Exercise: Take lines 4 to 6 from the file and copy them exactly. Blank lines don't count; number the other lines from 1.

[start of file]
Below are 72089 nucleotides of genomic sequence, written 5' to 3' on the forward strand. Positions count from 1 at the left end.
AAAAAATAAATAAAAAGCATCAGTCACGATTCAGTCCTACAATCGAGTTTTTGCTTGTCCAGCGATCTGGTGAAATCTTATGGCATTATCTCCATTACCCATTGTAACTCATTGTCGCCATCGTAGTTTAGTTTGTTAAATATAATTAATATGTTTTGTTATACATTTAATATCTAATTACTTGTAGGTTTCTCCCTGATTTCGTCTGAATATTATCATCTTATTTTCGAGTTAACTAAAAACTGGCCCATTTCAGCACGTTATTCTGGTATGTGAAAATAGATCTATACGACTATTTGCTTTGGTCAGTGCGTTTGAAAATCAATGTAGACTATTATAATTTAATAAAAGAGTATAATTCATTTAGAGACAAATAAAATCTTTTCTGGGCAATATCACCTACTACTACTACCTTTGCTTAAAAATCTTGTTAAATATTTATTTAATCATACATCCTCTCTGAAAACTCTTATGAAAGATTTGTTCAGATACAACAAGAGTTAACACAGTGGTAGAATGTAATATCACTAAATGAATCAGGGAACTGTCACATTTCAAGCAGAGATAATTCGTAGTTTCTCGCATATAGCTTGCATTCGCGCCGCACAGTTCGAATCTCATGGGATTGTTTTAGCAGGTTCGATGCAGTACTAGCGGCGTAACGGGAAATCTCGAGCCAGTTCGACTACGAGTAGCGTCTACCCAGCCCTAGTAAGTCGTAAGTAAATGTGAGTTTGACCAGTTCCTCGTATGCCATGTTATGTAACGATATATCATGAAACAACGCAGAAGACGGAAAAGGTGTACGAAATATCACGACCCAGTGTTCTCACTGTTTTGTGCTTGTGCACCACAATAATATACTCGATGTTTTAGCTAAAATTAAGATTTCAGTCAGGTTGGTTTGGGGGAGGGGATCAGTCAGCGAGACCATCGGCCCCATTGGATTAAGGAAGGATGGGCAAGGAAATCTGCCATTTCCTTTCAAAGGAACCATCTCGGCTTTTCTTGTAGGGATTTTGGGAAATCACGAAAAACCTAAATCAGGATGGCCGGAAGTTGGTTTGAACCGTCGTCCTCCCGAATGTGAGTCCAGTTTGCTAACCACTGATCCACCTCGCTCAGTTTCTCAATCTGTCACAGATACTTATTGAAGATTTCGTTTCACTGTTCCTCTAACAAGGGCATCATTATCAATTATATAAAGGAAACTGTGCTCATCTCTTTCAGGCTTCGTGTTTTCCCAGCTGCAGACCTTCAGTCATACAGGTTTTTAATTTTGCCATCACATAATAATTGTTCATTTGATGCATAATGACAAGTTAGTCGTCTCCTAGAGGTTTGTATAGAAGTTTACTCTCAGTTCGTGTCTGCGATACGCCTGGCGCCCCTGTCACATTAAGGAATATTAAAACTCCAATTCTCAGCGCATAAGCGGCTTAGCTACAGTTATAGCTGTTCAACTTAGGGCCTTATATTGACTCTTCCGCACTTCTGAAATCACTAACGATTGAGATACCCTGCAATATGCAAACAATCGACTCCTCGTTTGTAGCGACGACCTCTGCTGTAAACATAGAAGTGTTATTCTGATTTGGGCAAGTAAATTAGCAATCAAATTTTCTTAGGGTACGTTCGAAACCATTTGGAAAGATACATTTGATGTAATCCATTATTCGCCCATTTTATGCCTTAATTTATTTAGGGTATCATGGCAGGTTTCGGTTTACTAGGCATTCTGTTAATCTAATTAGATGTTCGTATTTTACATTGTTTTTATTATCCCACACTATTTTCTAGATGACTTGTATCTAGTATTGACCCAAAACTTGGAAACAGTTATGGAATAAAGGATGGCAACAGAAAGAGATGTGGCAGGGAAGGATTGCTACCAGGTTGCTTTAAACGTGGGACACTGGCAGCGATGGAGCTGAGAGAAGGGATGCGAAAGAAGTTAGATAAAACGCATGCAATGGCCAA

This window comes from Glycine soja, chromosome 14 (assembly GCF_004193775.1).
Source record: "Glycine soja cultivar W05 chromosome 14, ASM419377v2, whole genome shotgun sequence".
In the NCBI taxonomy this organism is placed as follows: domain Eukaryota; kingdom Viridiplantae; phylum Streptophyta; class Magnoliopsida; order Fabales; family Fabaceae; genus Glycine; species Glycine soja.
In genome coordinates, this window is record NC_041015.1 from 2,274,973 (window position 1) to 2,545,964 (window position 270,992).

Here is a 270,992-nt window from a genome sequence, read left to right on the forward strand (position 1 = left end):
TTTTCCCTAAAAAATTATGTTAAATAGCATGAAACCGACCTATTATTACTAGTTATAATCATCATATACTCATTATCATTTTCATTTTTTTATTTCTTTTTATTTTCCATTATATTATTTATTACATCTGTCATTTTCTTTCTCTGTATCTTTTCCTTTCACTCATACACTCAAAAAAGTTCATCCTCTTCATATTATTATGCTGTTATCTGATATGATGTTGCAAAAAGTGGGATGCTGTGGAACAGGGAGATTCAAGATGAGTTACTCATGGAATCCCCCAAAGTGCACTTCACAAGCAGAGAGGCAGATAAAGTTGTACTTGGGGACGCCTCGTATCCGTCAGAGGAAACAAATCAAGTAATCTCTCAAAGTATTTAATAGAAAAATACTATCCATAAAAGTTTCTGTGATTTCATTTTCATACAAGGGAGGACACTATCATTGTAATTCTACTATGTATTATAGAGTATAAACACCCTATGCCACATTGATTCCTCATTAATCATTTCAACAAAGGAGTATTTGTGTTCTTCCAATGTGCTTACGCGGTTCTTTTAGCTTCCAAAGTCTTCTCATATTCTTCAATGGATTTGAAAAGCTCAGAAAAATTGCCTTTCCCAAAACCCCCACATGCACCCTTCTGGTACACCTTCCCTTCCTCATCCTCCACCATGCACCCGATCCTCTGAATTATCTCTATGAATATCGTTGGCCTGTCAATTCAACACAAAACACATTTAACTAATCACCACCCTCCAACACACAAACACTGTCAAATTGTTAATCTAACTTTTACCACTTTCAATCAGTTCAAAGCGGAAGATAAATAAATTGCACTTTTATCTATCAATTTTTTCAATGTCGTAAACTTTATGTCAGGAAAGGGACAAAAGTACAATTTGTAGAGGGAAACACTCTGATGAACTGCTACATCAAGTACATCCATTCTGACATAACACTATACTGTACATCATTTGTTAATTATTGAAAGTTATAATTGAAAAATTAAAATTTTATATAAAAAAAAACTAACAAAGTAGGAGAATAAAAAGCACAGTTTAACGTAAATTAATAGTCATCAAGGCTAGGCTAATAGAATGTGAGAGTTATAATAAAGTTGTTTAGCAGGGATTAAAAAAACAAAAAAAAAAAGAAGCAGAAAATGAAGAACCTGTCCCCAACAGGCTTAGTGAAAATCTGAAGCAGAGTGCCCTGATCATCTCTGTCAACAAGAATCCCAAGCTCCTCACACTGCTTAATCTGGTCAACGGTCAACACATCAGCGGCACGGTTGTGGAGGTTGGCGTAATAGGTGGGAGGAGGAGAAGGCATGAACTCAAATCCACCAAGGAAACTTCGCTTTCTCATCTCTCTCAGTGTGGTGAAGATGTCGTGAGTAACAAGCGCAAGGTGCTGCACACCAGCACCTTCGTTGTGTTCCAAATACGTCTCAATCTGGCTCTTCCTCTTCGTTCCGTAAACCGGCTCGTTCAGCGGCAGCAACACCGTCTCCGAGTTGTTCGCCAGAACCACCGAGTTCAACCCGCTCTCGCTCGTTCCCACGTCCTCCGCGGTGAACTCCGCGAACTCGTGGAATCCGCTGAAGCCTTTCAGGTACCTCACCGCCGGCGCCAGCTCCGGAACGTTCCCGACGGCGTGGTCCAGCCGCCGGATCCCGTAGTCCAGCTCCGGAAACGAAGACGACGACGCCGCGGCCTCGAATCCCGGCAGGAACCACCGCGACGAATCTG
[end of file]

Source record: "Glycine soja cultivar W05 chromosome 14, ASM419377v2, whole genome shotgun sequence".
In the NCBI taxonomy this organism is placed as follows: domain Eukaryota; kingdom Viridiplantae; phylum Streptophyta; class Magnoliopsida; order Fabales; family Fabaceae; genus Glycine; species Glycine soja.
In genome coordinates, this window is record NC_041015.1 from 2,274,973 (window position 1) to 2,545,964 (window position 270,992).